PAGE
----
Wulfraed Dennis Lee Bieber KD6MOG

    (Bestiaria Support Staff: )
    Dennis Lee Bieber, Jun 28, 2009
  7. laplacian42

    Kay Schluehr Guest

    .... which isn't all that different today. One might just take a look
    at JavaFX and how gracefully it handles declarative data flow a.k.a.
    data binding. The evolution of programming languages goes on, with or
    rather without Python.
    Kay Schluehr, Jun 28, 2009
  8. laplacian42

    Simon Forman Guest

    FWIW, I created a simple GUI builder module I call pygoo that lets you
    create Tkinter GUIs from a simple text "specification".


    Warm regards,
    Simon Forman, Jun 28, 2009
  9. laplacian42

    Nobody Guest

    Xt itself provides some of that, the rest can be had through UIL (which is
    part of Motif). GTK+ can do much of this using Glade.

    The concept of separating code from data is sensible enough, and mirrors
    the concept of stylesheets in HTML. It shouldn't be necessary to specify
    size, position, labels, colours and the like via code. Code only needs to
    be able to get a handle on a specific widget so that it can read and write
    its state, dynamically register callbacks, etc.
    Nobody, Jun 28, 2009
  10. laplacian42

    Stef Mientki Guest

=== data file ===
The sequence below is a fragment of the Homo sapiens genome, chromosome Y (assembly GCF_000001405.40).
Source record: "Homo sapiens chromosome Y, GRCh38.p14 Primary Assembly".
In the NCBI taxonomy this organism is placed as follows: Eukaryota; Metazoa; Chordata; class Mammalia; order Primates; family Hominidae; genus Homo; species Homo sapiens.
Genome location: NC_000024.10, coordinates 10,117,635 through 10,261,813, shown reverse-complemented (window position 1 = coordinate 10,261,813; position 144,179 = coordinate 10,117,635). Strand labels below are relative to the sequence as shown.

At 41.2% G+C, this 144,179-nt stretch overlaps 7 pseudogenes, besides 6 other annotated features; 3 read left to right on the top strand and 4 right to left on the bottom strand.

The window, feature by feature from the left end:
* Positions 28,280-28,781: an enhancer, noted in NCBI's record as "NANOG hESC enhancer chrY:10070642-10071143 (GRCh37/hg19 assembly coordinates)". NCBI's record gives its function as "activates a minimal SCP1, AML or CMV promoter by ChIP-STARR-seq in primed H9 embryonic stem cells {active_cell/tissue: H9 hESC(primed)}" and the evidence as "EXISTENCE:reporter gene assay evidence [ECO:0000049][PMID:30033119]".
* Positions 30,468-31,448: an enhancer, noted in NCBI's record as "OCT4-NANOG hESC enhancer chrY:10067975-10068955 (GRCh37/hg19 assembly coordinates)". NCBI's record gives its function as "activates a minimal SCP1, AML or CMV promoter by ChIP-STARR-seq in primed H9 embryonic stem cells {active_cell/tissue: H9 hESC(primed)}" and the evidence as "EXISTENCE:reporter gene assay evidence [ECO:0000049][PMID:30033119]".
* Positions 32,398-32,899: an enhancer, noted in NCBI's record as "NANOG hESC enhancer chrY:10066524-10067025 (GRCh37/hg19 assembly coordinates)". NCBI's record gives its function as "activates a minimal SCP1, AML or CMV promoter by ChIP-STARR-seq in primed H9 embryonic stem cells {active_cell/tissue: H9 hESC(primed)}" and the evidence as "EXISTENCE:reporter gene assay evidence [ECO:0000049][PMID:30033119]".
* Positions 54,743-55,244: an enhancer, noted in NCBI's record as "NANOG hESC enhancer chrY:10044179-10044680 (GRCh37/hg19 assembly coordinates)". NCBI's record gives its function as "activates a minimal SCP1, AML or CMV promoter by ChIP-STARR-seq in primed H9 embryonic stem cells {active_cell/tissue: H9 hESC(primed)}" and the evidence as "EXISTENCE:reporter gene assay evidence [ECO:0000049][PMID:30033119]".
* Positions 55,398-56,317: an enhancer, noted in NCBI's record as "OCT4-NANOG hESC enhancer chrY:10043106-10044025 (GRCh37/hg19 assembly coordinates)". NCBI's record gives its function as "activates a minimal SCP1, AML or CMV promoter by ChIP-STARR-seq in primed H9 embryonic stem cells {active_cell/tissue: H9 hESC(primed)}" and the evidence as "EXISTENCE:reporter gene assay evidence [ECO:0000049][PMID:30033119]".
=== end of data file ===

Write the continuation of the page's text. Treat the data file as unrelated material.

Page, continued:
Gui_support obey the above 2 rules,
    so I guess, 'm on the right way with GUI_support
    What are the other rules ?

    Stef Mientki, Jun 28, 2009
  11. Tim Berners-Lee would laugh to hear html described as "simple." He was
    very frustrated with
    how long it took anyone to create a graphical toolkit to create webpages.
    Lawson English, Jun 29, 2009
  12. laplacian42

    Terry Reedy Guest

    Having quoted Guido, I will note a few other things:

    Python already comes with a GUI toolkit, so the question is really "What
    would Guido want in a replacement for tk/tkinter?"

    Obviously, it should be even better that the current (and even,
    prospective) version of TK. 'Better' would need to be demonstrated. Part
    of that would be a PEP written by or supported by the person in charge
    of the replacement, with a detailed comparison and argument. Part of
    that would also be a re-writing of IDLE with the new GUI, with some
    visible advantage in the gui part of the code. I do not believe either
    has been done.

    The replacement should also have majority support. However, there are at
    least 3 or 4 contenders. My impression is that most of the supporters of
    each prefer (and rationally so) the status quo to having one of the
    other contenders being chosen, and thereby shutting out their favorite.

    The replacement would need to work with Py 3. TK does. I have not
    noticed that anything else does, though that should change eventually.
    (And I am sure someone will point of something I have not noticed.)

    Guido is properly somewhat conservative about 'spending' BDFL points.
    There is no need to decide anything at present.

    Terry Jan Reedy
    Terry Reedy, Jun 29, 2009
  13. PyQt does.

    Phil Thompson, Jun 30, 2009